Please use this identifier to cite or link to this item:
Title: Distribution patterns and population analysis of threatened longhorn beetles in forest habitats of central Italy
Other Titles: Distribuzione e analisi di popolazione di coleotteri cerambicidi minacciati in habitat forestali dell’Italia centrale
Authors: Rossi de Gasepris, Sarah
metadata.dc.contributor.advisor: Carpaneto, Giuseppe Maria
Keywords: Saproxlic insects
Population ecology
Issue Date: 15-Feb-2016
Publisher: Università degli studi Roma Tre
Abstract: Morimus asper and Rosalia alpina are two saproxylophagous longhorn beetles associated to mature broadleaf forests. Both are threatened by local fragmentation and micro-habitat loss due to dead wood removal by forest management practice. Our two years mark-recapture study, revealed new information on population dynamics and habitat preference of M. asper and R. alpina in different beech forests of central Italy Dispersal was recorded in few individuals for both species. The sampling method performed, allowed to get population size estimates for the two species. Both species showed preference for old huge trees in a medium decay class. M. asper proved to be sensitive to temperature effect and it resulted to prefer lying dead trees, coarse woody debris and high canopy closure in the surroundings. Sun-exposed huge trees resulted to be preferred plants for R. alpina and for oviposition of M. asper. Probably, for M. asper the standing dying trees, still owning a part of tree foliage, provide a good compromise between larval development in sunexposed parts and adult activity in shady parts. “Key trees” for population viability of the two species were identified in the study areas. Forest management practices should promote the maintenance of old and huge trees as “stepping stones” to preserve the habitat connectivity and favour genetic flow in both the species. Overwintering ability was observed for M. asper adults, both males and females, with a very long lifespan (282-409 days). Sexual dimorphism in M. asper was detected in several morphological traits, and the scaling relationship between antennal length and body size divided the male population into two groups, smaller and larger males, which showed different mating frequencies. Regarding R. alpina, the computer-aided photographic identification resulted a reliable and less invasive capture-mark-recapture method, and we provided suggestion to standardize and facilitate the procedure.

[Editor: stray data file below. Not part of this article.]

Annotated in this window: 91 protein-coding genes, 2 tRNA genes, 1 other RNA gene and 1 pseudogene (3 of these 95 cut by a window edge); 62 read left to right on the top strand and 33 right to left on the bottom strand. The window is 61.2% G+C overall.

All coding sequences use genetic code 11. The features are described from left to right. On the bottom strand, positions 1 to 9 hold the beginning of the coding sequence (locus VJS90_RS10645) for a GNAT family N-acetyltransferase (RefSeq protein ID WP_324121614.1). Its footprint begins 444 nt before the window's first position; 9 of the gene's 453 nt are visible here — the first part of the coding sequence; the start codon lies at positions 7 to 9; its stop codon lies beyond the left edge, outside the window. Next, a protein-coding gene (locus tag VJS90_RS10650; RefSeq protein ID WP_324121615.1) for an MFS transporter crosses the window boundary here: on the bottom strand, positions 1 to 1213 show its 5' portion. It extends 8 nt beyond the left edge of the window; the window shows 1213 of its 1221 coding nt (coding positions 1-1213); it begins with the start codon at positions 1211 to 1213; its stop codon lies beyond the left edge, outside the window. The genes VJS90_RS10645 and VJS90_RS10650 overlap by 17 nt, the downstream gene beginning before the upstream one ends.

Access Rights: info:eu-repo/semantics/openAccess
Appears in Collections:Dipartimento di Scienze
T - Tesi di dottorato

Files in This Item:
File Description SizeFormat
Tesi PhD_Rossi de Gasperis S..pdf4.24 MBAdobe PDFView/Open
SFX Query Show full item record Recommend this item

Page view(s)

Last Week
Last month
checked on Oct 31, 2020


checked on Oct 31, 2020

Google ScholarTM


Items in DSpace are protected by copyright, with all rights reserved, unless otherwise indicated.